49. Genesis 1:26. And God said, "Let us make a human in our image, after our likeness; and these will rule over the fish of the sea and over the bird in the heavens, and over the beast, and over all the earth, and over every creeping animal that creeps on the earth."
To members of the earliest church, whom the Lord addressed face to face, he appeared as a human being. (Many things could be told about these people, but this is not the right time.) 1 As a consequence, they used the term human for none but him, or for his qualities. They did not even call themselves human, excepting whatever they could tell he gave them, such as all the good embraced by love and all the truth espoused by faith. These traits they described as human, because they were the Lord's.
 As a consequence, the terms human being and son of humankind 2 in the prophets have the Lord as their highest meaning. At a lower but still internal level, the meaning is wisdom and understanding and accordingly everyone who has been reborn. An example from Jeremiah:
I looked at the earth, and there — void and emptiness; and to the heavens, and there — no light in them! I looked, and there — not a human! And all the birds of the heavens had fled. (Jeremiah 4:23, 25)
At the inner level, the following passage in Isaiah uses a human being to mean one reborn, and on the highest level the Lord himself, as an exemplar:
This is what Jehovah, the Holy One of Israel and its fashioner, has said: "I made the earth, and the human being on it I created. My hands stretched out the heavens, and to their whole army 3 I gave commands." (Isaiah 45:11-12, 13)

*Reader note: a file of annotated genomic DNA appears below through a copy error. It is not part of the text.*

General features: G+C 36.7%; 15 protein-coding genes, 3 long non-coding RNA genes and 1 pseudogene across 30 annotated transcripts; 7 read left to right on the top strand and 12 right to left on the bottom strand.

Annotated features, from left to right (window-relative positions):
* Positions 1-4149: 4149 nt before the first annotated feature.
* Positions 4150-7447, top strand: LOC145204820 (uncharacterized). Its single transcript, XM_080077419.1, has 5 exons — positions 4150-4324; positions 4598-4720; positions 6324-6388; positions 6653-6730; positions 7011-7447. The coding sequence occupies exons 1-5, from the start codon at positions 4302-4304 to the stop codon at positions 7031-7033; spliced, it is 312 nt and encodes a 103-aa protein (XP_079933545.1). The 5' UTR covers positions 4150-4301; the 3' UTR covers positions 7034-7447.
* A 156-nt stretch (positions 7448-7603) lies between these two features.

For this reason, the prophets saw the Lord as a human being. Ezekiel was one who did:
Above the expanse was a seeming appearance of sapphire stone, like a throne, and on the likeness of a throne was what looked like the appearance of a person on it, high above. (Ezekiel 1:26)
When Daniel saw the Lord, he called him "Son of Humankind," or human being, which is the same thing:
I looked, and there! In the clouds of the sky, it was as if the Son of Humankind was coming. And he came to the Ancient One, and they brought him before [the Ancient One]. And he was given power to rule, and glory, and kingship; and all peoples, nations, and tongues will serve him. His ruling power is eternal, a power that will not pass away, and his kingship one that will not perish. (Daniel 7:13-14)
 In fact, the Lord often calls himself Son of Humankind, 4 or human; echoing the prophecy in Daniel that he will come in glory, he says:
"The clouds of the heavens" (or sky) is what the literal meaning of the Word is called. "Strength and glory" are terms for the Word's inner meaning, which at each and every point focuses exclusively on the Lord and his kingdom. This focus is what gives the inner meaning strength and glory.
4. Aside from the passages in Matthew that Swedenborg cites just below in the text, passages in which Christ refers to himself as the Son of Humankind include Matthew 8:20; 9:6; 10:23; 11:19; 12:8, 32, 40; 13:37, 41; 16:13, 27-28; 17:9, 12, 22; 18:11; 19:28; 20:18, 28; 24:37, 39, 44; 25:13, 31; 26:2, 24, 45, 64; Mark 2:10, 28; 8:38; 9:12, 31; 10:33, 45; 13:26; 14:21, 41, 62; Luke 5:24; 6:5, 22; 7:34; 9:22, 26, 44, 56, 58; 11:30; 12:8, 10, 40; 17:22, 24, 26, 30; 18:8, 31; 19:10; 21:27, 36; 22:22, 48, 69; John 1:51; 3:13-14; 5:27; 6:27, 53, 62; 8:28; 12:23; 13:31. [SS]